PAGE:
Loyola University Chicago School of Law, JD 2020
The California Attorney General’s office released an updated draft to the California Consumer Privacy Act (CCPA) on February 10th. This updated draft follows the four public hearings that were held in December of 2019 and over 1,700 pages of submitted comments. Comments are being heard as of the posting of this article, and if no new changes are made, a final rulemaking record will be submitted.
The CCPA came into effect on January 1, 2020 and serves as a consumer privacy act for the residents of the state. It allows for more transparency between a company and its consumers—allowing the consumers to ask to see what information the company has collected about them, who it is shared with, and includes many other consumer-centered privacy ideas. Often compared to the General Data Protection Regulation (GDPR), it too places strong fines on companies that fail to properly comply with the CCPA.
The CCPA gives a variety of rights to its consumers, including: the right to know what personal information is collected, used, shared, or sold; the right to delete personal information held by businesses; the right to opt out of their data being sold; and the right to nondiscrimination.
Of the changes, the ones to look out for include further clarification on what constitutes the collection of “personal information”, removing the claw back period, and introducing more user friendly ways to opt-out, amongst others.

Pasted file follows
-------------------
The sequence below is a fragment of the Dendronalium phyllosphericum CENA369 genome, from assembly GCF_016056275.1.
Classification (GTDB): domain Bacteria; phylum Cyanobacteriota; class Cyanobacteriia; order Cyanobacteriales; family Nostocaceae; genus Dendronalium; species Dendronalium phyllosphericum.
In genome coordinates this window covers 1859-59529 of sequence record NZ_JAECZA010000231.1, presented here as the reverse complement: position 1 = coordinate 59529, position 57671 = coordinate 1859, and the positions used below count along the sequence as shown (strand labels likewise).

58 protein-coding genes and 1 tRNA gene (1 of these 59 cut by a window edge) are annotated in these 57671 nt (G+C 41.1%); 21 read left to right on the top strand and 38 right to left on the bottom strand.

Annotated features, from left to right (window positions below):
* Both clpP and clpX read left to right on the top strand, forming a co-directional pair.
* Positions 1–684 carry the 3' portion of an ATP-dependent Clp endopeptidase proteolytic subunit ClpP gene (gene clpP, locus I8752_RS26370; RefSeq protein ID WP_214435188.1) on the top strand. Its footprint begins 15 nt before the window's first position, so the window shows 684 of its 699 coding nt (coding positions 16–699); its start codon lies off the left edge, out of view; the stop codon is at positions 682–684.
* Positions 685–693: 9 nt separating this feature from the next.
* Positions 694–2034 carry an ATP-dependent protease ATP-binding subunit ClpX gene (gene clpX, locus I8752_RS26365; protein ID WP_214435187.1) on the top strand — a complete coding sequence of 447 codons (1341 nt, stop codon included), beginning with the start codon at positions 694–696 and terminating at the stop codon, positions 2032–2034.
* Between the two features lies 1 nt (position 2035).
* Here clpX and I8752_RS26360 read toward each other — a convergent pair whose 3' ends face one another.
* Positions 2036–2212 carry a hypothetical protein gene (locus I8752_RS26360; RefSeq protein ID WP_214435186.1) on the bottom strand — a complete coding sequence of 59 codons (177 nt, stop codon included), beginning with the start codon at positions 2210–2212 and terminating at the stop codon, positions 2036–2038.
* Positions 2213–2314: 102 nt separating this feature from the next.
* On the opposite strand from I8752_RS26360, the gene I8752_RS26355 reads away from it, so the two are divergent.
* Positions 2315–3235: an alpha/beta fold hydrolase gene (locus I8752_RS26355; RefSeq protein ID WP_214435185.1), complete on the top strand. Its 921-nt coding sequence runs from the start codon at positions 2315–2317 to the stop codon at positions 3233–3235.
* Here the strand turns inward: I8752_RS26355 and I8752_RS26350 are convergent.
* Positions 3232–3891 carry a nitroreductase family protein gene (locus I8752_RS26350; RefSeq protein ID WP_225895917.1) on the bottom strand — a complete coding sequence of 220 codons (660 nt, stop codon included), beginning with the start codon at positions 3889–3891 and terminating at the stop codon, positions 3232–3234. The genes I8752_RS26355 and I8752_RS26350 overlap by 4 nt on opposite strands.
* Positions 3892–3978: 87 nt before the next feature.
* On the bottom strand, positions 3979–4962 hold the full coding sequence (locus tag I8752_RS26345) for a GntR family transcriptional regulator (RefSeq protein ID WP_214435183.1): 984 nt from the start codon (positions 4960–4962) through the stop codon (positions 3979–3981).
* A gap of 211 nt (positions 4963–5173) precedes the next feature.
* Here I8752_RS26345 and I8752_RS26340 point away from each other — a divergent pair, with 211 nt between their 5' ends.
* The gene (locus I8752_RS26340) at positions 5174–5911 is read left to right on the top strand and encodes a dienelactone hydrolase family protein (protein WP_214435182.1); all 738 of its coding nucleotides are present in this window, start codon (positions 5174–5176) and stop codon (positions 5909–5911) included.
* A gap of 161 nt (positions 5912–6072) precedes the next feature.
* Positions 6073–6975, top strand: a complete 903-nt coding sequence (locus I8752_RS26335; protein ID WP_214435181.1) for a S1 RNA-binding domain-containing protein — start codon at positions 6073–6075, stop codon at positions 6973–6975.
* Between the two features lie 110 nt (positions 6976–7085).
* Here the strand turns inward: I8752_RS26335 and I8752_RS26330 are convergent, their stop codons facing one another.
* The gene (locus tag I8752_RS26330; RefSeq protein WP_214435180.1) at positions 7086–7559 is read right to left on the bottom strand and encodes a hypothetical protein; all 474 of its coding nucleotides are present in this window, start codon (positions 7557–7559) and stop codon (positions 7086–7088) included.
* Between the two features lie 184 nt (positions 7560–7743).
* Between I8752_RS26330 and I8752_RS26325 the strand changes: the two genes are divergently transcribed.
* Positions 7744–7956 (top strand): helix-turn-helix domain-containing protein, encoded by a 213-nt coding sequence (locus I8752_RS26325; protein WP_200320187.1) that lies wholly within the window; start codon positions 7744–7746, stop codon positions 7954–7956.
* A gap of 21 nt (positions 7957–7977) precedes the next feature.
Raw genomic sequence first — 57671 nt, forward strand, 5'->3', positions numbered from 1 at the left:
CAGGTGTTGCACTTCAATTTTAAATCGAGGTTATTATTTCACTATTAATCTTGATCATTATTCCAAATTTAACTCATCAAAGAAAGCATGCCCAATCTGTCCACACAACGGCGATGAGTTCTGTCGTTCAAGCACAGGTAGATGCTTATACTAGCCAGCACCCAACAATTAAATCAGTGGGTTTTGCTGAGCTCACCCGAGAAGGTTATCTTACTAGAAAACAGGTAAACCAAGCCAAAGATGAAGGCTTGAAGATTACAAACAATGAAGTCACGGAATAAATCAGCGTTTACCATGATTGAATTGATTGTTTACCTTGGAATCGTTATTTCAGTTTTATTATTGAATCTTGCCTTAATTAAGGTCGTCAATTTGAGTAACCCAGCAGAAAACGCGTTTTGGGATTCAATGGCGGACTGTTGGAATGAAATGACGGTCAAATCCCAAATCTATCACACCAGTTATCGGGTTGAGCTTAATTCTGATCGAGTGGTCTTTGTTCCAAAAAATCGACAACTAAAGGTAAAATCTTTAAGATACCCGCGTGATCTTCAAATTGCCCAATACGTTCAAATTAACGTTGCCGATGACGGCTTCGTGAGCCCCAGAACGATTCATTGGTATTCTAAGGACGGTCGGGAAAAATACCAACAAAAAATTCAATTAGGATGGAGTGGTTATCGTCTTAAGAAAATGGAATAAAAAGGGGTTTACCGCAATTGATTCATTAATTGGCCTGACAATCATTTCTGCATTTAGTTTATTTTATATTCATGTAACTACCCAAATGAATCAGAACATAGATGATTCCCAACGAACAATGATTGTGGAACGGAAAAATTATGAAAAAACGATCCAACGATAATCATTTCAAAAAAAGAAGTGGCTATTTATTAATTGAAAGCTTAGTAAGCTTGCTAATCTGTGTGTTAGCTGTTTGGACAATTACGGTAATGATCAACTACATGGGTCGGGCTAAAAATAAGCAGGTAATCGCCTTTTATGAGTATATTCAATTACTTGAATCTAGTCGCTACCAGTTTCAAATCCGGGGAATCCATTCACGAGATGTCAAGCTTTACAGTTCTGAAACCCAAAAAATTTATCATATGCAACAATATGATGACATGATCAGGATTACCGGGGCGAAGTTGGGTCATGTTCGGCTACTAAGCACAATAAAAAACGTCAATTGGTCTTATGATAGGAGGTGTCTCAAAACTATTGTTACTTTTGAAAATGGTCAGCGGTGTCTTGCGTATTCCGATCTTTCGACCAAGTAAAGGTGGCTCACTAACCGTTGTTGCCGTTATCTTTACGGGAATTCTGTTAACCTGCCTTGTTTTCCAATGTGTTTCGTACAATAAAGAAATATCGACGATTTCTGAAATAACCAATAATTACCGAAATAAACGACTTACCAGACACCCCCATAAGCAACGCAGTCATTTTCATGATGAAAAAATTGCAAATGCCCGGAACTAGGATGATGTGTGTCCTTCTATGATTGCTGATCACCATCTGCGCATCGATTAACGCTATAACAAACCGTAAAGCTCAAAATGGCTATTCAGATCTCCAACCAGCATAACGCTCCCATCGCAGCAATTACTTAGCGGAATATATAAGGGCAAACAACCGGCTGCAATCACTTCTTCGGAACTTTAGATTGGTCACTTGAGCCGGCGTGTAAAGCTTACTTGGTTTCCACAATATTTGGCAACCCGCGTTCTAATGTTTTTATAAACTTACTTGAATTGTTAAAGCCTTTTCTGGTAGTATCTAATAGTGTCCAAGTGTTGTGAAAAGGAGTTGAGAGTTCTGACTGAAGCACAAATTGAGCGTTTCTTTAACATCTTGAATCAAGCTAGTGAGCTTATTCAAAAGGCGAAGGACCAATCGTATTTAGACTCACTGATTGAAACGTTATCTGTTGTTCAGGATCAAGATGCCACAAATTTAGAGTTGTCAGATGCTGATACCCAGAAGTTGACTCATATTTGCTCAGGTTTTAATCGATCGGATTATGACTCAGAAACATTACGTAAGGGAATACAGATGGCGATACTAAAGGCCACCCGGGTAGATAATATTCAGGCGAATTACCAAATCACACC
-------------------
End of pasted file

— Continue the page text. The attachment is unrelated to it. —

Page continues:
The first noteworthy change highlights that businesses are not collecting “personal information” when the business collects an IP address but does not link the IP address to a particular individual and it could not reasonably be linked to one. This, in turn, ends up raising further questions on what a “reasonable” link constitutes in the context of the CCPA. Some argue that given how vastly the internet is used, IP addresses are also collected more than other information—so if they are “personal information” then the way they are handled changes. If it is considered to be “personal information”, a business would reach the 50,000 consumer threshold much quicker, thus including a larger group of businesses liable to the CCPA.
Another noteworthy change is the removal of the claw back period. Initially, a 90-day claw back period was placed into effect for businesses to pass on an individual’s opt-out of sale of information. The latest draft has since removed this provision.
As the center of the CCPA are the consumers, it only makes sense they have tried to make it as user friendly as possible. The newest draft introduces the option of an opt-out button that can be used in addition to the notice of the right to opt-out. It really will be as easy as a click of a button then. Companies like OneTrust have already started to create and market this button towards businesses.
Other noteworthy changes include: confirming that a two-step process for online requests to delete is not required, rather is optional; stating that the metrics and transparency reporting requirements only holds to those with 10 million or more consumers now, rather than the initial—businesses with 4 million or more consumers; and a deletion of the requirements to treat unverifiable deletion requests as opt-out requests.
Comments will be heard again until February 25th, 2020. To submit comments visit, https://oag.ca.gov/privacy/ccpa.
Stay tuned for what the next round of the rulemaking process brings and what other regulations may be inspired from the CCPA. As data privacy concerns are only growing in the minds of consumers, it will be important to ensure that the data privacy protection and compliance environment continues to grow as well.